Chemical inspectors begin Douma effort days after Western strikes

Chemical inspectors begin Douma effort days after Western strikes

Chemical inspectors begin Douma effort days after Western strikes

International investigators entered on April 17 a Syrian town hit by an alleged chemical attack, after days of delay and warnings by
Western powers that crucial evidence had likely been removed.

The suspected gas attack on April 7 on Douma, near Damascus, reportedly left more than 40 people dead and was blamed by Western powers on the regime of Syrian President Bashar al-Assad.

In response, the United States, France and Britain conducted unprecedented missile strikes on Syrian military installations, but Paris admitted on April 17 they were a matter of “honor” that had solved nothing.

“Experts from the chemical weapons committee enter the town of Douma,” state news agency SANA wrote, referring to the Organization for the Prohibition of Chemical Weapons (OPCW).

The inspectors arrived in Damascus on the day of the Western strikes but had not been allowed to enter Douma.

France and the United States appeared to question the purpose of such a mission, warning that any incriminating evidence had likely been removed by now.

“It is highly likely that evidence and essential elements disappear from the site, which is completely controlled by the Russian and Syrian armies,” the French foreign ministry said.

The U.S. ambassador to the OPCW, Ken Ward, had claimed April 16 that the Russians had already visited the site and “may have tampered with it.”

In an impassioned defense to the European Parliament on April 17, France’s President Emmanuel Macron admitted that the Aprdil 7 strikes had been a more political than military decision.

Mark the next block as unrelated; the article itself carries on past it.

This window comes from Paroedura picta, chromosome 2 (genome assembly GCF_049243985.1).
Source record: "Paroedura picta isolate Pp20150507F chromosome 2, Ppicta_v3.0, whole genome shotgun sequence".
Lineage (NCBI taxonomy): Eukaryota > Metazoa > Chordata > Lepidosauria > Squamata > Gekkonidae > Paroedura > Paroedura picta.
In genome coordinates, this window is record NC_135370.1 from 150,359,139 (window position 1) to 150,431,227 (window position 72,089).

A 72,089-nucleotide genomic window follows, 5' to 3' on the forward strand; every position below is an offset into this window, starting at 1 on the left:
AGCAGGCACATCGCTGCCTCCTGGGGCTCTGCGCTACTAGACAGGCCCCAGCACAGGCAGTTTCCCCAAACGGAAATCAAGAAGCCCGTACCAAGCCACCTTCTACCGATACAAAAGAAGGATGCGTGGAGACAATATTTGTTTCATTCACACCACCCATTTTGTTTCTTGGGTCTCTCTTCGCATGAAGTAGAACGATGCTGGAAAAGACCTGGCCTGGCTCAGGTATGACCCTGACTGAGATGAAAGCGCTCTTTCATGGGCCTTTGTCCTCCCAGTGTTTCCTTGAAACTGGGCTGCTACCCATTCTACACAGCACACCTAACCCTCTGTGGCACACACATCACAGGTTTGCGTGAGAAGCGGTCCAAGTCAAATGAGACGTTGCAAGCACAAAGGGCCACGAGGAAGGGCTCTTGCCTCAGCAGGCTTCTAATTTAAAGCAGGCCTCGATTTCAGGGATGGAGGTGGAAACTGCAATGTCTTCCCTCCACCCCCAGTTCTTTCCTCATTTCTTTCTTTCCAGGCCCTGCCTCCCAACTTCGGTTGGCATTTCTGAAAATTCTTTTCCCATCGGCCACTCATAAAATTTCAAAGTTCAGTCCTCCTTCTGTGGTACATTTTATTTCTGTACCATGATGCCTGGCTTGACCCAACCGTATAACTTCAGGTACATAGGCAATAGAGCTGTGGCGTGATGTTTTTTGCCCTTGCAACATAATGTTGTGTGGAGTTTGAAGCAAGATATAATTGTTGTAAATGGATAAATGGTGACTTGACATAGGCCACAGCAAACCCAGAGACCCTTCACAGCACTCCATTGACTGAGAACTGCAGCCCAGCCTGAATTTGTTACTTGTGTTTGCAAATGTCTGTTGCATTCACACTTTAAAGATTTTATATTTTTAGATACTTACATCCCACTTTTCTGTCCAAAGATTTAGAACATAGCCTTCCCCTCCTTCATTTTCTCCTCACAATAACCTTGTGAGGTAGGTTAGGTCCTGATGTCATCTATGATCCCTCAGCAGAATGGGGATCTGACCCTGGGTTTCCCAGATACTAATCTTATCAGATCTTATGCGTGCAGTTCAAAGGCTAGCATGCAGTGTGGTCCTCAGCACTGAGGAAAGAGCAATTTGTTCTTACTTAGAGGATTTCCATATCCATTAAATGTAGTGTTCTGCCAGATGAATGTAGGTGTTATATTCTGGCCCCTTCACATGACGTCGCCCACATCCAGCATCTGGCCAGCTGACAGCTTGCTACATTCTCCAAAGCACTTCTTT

“Three countries have intervened, and let me be quite frank, quite honest - this is for the honor of the international community,” he said in the French city of Strasbourg.

The war of words continued to spiral between the Russian-backed Syria regime and the West but a military escalation looked to have been averted despite both sides trading threats after the strikes.

Yet, a report on state news agency SANA that Syrian air defenSes had shot down missiles over Homs province overnight raised fears that further action had indeed been taken.

It branded the incident an “aggression” but did not name a specific country.

Big explosions were heard overnight near Shayrat air base, southeast of Homs city, and near Damascus where two other air bases are located, the Syrian Observatory for Human Rights reported.

Later on April 17, however, SANA retracted the report, stressing there had been “no external attack” on Syria.

“Last night, a false alarm that Syrian air space had been penetrated triggered the blowing of air defense sirens and the firing of several missiles,” a military source told the agency.

Both the U.S. and Israel appeared to deny involvement in the overnight incident, which would have been the third time that Homs province was bombed in just over a week.

chemical massacre, Middle East,